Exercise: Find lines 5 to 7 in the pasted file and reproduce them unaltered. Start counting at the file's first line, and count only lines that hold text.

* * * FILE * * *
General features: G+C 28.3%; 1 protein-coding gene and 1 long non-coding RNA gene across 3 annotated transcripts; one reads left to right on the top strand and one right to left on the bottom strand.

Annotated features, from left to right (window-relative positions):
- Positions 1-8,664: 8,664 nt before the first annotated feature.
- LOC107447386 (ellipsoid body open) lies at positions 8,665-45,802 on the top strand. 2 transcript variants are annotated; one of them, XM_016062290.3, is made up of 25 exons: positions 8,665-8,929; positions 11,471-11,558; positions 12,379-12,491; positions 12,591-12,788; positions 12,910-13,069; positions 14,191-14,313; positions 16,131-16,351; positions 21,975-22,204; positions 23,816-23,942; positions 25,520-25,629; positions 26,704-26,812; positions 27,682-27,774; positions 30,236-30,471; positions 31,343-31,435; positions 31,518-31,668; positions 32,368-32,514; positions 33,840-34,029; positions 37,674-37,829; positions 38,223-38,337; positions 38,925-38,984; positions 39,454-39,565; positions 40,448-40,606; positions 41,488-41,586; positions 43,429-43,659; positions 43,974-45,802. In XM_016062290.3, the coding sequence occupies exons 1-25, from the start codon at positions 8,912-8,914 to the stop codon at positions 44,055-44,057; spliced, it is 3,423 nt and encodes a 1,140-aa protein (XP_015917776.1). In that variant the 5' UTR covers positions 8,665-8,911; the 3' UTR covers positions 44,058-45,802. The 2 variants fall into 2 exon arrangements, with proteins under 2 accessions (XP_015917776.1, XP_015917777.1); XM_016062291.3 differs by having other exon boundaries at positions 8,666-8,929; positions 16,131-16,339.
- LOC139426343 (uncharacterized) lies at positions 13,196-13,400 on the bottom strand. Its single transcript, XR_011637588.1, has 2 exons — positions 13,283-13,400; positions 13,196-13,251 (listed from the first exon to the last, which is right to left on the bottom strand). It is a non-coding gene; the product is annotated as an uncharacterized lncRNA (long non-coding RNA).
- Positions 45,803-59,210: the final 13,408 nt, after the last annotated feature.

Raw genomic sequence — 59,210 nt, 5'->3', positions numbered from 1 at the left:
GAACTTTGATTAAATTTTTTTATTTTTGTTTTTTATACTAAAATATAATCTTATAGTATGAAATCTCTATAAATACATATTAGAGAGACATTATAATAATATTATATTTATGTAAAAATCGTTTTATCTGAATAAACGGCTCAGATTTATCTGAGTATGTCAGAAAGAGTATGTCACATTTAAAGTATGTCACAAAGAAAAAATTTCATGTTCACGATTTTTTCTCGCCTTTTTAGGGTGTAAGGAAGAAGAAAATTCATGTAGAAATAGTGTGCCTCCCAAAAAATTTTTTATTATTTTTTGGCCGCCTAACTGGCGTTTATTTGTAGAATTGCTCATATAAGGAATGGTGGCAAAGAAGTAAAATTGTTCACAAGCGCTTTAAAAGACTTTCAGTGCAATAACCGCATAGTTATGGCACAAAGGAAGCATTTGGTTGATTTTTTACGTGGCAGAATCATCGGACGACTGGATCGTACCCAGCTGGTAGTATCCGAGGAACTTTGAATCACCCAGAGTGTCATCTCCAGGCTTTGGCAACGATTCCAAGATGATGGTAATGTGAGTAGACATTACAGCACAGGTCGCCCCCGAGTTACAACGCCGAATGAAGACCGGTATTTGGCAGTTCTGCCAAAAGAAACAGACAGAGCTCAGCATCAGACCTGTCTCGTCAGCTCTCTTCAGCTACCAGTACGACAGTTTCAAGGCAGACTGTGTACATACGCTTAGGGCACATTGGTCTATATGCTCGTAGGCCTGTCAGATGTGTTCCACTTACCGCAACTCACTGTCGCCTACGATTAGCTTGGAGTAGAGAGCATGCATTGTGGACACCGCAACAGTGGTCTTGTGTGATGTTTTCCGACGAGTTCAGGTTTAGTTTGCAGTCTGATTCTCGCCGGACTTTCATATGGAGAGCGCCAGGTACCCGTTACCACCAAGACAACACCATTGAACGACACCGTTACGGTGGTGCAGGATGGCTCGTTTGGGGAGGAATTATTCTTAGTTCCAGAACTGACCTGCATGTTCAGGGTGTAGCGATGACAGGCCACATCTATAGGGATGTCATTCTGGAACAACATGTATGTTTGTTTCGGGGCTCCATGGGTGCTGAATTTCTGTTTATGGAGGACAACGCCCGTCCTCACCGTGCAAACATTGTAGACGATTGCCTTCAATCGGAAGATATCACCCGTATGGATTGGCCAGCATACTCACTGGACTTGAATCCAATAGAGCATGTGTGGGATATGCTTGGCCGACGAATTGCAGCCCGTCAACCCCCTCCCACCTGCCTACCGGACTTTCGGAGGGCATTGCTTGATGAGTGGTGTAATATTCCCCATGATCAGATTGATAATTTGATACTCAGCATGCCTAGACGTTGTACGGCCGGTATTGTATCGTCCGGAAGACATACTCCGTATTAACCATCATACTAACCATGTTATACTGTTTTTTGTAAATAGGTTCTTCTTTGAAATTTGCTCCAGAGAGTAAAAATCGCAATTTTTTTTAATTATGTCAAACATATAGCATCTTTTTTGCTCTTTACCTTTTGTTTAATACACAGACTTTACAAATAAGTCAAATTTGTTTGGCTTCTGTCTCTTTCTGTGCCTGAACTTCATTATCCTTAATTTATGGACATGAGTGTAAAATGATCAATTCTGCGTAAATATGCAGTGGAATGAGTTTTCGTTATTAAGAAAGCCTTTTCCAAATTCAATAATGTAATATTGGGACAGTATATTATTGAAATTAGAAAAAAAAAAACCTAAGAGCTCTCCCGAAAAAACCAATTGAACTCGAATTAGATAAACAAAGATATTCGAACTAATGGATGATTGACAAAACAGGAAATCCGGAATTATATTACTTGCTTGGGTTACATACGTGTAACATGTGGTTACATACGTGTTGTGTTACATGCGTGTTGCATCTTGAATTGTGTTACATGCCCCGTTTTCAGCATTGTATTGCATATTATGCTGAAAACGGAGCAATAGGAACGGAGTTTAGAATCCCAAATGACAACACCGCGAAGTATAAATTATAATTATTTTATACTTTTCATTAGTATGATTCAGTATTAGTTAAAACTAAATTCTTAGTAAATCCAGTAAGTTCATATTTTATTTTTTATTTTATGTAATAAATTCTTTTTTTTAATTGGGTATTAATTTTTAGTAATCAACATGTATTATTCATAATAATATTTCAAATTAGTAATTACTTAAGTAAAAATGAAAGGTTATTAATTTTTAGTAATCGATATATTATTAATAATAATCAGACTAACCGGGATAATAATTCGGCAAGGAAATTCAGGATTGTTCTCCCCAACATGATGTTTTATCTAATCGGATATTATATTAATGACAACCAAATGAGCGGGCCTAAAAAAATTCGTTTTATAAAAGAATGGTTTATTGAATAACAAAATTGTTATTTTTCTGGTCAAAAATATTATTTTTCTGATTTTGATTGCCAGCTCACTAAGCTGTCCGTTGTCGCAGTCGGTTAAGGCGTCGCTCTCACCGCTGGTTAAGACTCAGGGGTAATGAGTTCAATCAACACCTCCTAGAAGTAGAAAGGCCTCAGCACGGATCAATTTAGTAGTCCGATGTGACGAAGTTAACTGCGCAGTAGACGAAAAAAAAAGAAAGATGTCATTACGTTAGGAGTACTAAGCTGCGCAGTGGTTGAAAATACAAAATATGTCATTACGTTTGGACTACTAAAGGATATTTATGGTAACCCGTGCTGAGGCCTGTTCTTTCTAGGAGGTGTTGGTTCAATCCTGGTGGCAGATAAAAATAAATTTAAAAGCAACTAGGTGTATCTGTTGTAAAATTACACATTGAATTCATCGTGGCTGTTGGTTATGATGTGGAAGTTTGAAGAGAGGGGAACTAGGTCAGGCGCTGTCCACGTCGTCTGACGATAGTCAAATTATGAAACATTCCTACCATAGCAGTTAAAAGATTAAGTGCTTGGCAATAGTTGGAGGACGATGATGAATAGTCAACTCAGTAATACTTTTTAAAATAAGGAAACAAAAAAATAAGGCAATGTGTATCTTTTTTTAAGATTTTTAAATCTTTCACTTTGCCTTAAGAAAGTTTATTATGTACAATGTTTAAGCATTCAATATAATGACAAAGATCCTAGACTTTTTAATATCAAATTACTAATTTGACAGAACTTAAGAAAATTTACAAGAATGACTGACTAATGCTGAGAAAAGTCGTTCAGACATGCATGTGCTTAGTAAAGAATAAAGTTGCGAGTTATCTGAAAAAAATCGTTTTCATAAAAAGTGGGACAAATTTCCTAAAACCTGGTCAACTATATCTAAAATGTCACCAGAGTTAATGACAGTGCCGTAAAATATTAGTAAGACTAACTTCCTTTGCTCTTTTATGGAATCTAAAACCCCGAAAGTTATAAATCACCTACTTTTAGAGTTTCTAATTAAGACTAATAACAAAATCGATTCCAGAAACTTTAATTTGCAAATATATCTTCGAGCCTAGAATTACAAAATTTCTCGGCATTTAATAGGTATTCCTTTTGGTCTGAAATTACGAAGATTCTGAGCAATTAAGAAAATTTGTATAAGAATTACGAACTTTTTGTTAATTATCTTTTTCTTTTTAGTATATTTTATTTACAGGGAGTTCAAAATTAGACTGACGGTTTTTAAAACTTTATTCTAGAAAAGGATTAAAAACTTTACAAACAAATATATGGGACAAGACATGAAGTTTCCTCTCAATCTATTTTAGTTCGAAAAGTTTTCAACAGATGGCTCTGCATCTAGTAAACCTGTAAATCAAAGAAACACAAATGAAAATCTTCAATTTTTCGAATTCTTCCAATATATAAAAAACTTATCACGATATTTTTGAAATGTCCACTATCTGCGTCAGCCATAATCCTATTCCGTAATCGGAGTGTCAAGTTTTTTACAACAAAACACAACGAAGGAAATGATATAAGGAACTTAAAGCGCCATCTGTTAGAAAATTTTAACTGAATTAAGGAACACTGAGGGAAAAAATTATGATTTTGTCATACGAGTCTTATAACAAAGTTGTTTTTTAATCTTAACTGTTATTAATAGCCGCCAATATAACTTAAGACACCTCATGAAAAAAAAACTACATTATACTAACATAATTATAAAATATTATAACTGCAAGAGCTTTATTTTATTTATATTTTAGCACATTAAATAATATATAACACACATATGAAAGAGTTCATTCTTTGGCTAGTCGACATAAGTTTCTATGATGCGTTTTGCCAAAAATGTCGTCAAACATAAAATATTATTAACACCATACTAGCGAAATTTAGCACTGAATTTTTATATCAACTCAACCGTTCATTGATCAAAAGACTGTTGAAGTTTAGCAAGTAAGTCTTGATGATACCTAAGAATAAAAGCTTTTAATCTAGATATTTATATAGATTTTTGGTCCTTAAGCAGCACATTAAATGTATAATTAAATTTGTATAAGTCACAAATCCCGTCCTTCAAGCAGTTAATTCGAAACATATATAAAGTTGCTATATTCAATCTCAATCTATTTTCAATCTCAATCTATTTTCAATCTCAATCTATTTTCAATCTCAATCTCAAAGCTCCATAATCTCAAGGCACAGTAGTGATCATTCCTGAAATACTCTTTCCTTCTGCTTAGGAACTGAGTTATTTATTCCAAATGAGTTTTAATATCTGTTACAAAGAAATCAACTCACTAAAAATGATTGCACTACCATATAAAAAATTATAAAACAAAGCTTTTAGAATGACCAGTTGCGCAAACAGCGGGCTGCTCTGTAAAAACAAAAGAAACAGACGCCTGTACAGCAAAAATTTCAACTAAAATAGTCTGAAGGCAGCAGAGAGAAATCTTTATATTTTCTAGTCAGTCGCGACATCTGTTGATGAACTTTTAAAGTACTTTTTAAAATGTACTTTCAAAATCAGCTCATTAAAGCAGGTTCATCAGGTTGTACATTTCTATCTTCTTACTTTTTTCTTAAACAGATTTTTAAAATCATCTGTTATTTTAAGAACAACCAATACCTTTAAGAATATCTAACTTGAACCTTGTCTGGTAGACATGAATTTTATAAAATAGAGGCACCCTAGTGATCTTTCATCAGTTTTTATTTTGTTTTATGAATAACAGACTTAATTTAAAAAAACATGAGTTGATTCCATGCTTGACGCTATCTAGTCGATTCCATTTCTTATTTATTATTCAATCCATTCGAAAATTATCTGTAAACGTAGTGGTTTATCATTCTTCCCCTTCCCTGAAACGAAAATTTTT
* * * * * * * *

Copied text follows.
- LOC139426343 (uncharacterized) lies at positions 13,196-13,400 on the bottom strand. Its single transcript, XR_011637588.1, has 2 exons — positions 13,283-13,400; positions 13,196-13,251 (listed from the first exon to the last, which is right to left on the bottom strand). It is a non-coding gene; the product is annotated as an uncharacterized lncRNA (long non-coding RNA).
- Positions 45,803-59,210: the final 13,408 nt, after the last annotated feature.

Raw genomic sequence — 59,210 nt, 5'->3', positions numbered from 1 at the left: